Zion was almost overwhelming in its contradictions. Beautiful and powerful and peaceful and intense. I’d like to return one day. To Zion and to Bryce. To see them in the summer, stripped of their icy cloaks. And to reach the summit where angels land.


The Grand Canyon: A Big Fucking Hole

Tuesday, January 20th, 2009

It was mid-afternoon, around 4pm, and the sun was already low in the sky, ready to kiss the horizon good night. I drove the big SUV, a Ford Explorer, through the snow covered plains north of Flagstaff, towards the south rim of the Grand Canyon.

I expected the landscape to be more dramatic, but the road refused to budge from its dead-straight line, easing across the lightly rolling land. Christmas trees lined the road, and patches of ice hung onto the asphalt in the shadows.

Entry to the park was paid, only $25 for a 7-day pass for the three of us, and we continued along the road as it began to slowly wind through the forest, yet beyond that the landscape offered no further clues as to the gaping cut that scarred the earth just up ahead. We reached the main village, perched near the edge of the canyon, but still it lay hidden; my eyes focussed on the slippery road, my mind concentrating on driving.

We were moving at little more than walking speed; the roads covered in ice. We began to leave the village. Two cars were stopped just up ahead where a sign showed a map of the area. I put the brakes on, a little harder than necessary.

“Holy fuck! There’s a big fucking hole!”

“What, where?” Bec craned her neck to look down at the road in front of the car, expecting to see a pot-hole that had stopped us in our tracks.

“No, out there!”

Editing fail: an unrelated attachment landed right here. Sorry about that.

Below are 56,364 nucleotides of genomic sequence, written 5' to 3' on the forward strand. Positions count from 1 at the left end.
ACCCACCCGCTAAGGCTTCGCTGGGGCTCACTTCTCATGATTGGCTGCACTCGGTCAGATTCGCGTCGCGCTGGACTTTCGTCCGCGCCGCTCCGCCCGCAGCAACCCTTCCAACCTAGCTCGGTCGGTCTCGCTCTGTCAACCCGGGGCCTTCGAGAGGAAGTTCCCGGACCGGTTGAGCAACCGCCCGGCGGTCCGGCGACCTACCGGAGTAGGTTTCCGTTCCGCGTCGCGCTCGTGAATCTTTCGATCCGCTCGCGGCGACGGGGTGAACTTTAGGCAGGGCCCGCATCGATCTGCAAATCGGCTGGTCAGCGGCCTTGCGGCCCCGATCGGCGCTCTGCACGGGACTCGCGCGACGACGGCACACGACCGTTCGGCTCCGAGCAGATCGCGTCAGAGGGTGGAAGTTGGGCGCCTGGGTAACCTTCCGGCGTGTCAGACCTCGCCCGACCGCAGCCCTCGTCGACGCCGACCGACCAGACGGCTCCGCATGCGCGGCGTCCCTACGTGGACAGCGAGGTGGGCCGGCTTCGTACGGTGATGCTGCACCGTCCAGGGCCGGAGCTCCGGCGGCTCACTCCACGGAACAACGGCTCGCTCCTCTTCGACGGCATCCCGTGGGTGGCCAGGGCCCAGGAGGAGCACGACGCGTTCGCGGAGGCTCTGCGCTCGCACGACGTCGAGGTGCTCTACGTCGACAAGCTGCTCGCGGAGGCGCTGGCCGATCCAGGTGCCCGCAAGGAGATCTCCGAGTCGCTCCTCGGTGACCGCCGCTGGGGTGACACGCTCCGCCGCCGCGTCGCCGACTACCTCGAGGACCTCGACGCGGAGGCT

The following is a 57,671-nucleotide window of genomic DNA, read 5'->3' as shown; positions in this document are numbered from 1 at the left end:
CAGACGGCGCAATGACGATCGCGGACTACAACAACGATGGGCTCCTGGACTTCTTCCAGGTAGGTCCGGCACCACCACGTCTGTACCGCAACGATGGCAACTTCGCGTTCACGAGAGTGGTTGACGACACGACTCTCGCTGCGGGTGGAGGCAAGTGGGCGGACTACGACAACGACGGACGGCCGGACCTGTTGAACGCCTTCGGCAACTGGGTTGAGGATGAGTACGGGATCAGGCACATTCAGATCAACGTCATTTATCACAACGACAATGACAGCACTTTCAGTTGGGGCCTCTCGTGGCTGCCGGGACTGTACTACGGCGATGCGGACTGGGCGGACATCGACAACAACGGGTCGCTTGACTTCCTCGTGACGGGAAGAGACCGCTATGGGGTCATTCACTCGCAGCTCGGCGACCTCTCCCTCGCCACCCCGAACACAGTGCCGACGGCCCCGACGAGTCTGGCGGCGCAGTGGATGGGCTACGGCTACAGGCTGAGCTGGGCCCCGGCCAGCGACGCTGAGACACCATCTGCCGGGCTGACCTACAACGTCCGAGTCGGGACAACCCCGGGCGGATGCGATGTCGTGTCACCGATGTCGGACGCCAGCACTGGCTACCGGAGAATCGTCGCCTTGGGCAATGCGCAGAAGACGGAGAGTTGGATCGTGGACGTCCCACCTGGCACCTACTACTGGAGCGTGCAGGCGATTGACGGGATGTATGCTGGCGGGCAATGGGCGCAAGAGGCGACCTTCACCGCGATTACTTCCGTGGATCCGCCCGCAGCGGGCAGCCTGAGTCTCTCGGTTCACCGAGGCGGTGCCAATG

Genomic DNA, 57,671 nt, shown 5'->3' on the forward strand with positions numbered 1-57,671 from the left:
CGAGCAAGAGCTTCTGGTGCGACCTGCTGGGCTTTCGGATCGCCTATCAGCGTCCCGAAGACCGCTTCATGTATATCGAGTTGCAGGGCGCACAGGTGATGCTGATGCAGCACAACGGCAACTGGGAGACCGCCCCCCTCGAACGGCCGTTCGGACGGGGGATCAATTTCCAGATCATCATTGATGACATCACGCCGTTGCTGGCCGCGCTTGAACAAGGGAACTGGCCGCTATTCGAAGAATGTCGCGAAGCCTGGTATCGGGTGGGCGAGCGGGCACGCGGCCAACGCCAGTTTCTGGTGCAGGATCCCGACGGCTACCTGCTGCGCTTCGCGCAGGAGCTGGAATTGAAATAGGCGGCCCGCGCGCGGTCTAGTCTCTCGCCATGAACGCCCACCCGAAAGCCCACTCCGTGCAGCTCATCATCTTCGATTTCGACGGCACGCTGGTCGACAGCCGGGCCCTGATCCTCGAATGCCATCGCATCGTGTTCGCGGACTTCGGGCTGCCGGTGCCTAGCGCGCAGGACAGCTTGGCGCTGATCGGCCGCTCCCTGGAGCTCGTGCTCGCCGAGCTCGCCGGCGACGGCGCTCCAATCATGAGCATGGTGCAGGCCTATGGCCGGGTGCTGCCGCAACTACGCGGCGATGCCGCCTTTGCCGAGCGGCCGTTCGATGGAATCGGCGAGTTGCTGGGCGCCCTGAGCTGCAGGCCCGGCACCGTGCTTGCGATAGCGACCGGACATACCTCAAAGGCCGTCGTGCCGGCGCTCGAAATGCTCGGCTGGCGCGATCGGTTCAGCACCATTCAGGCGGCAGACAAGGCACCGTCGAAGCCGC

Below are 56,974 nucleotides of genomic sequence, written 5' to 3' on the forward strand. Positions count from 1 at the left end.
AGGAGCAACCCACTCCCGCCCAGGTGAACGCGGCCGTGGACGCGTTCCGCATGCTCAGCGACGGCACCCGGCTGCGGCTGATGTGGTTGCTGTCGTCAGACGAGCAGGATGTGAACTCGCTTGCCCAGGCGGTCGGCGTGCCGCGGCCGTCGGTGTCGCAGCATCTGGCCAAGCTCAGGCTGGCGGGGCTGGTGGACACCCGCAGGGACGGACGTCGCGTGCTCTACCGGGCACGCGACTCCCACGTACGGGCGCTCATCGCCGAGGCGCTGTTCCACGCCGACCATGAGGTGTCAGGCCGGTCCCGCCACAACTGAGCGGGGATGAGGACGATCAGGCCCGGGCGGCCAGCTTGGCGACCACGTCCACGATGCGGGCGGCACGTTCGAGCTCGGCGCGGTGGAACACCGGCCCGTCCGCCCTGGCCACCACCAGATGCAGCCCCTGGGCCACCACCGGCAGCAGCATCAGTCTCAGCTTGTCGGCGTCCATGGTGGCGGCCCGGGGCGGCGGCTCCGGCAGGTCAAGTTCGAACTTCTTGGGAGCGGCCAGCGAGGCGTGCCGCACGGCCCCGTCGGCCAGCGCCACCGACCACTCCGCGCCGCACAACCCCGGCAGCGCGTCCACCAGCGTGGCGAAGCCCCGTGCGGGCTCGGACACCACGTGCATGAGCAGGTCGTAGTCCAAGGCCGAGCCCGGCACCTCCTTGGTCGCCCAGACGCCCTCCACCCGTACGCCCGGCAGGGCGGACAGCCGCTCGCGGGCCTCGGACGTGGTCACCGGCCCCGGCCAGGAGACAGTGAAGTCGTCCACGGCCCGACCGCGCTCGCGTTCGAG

She turned to look out the passenger window, where to our right the trees had parted to reveal an earth that simply fell away to depths we couldn’t see, fell seemingly forever, laying bare jagged red walls dusted with snow. She gasped. Literally gasped. I don’t believe I’ve ever actually heard someone audibly gasp before. I hadn’t been to the Grand Canyon before.



I planted the accelerator, and we raced along the canyon’s edge. I wanted to look out the window, but had to watch the road. Cars stopped as four or five deer munched on the icy grass by the side of the road. We kept on, racing the sun as it dipped ever lower. A lookout was reached, cameras set on tripods and clicked and clicked and clicked. Colours changed, faded, slipped away. The sky melted from blue into pink into nothing. The canyon walls cried yellows and oranges and reds, or hid under the snow. The air grew cold, and my fingers began to hurt. Cameras clicked and clicked and clicked some more. Heads were shaken as glances were exchanged and smiles of incredulity spread across faces.

The sun was gone, replaced by a smiling moon. We drove back to our motel to eat some steak and listen to an old cowboy tickle Johnny Cash covers on his banjo.

Next morning was cold. Still dark and real cold as we started the car at a little after 6.30. We made the canyon as the first light began to creep into the sky. The canyon edge was covered in ice that had been worn smooth from constant foot traffic. My feet started sliding, and I crashed onto my arse walking from the car, holding the camera above my head as I landed. No harm done.

A light wisp of cloud swept across the sky and turned slowly pink as the sun, though still out of sight, shed more light on the immense hole below us. It was a mesmerising sight. The desert reds of the land told my eyes that it should be warm out, that the sun should be piercing with its heat, but my fingers were frozen, my beanie pulled down tight over my ears. The first rays brought welcome warmth, and the canyon walls began to sparkle in the light.

We spent the morning driving slowly East along the canyon’s south rim, stopping at lookouts for jaw-dropping views, and stripping off layers as the sun climbed and delivered an unseasonable but entirely welcome warmth.

We left the park a little after lunch, and drove north on Highway 89 across Arizona, through the Navajo Reservation, and across the border into Utah.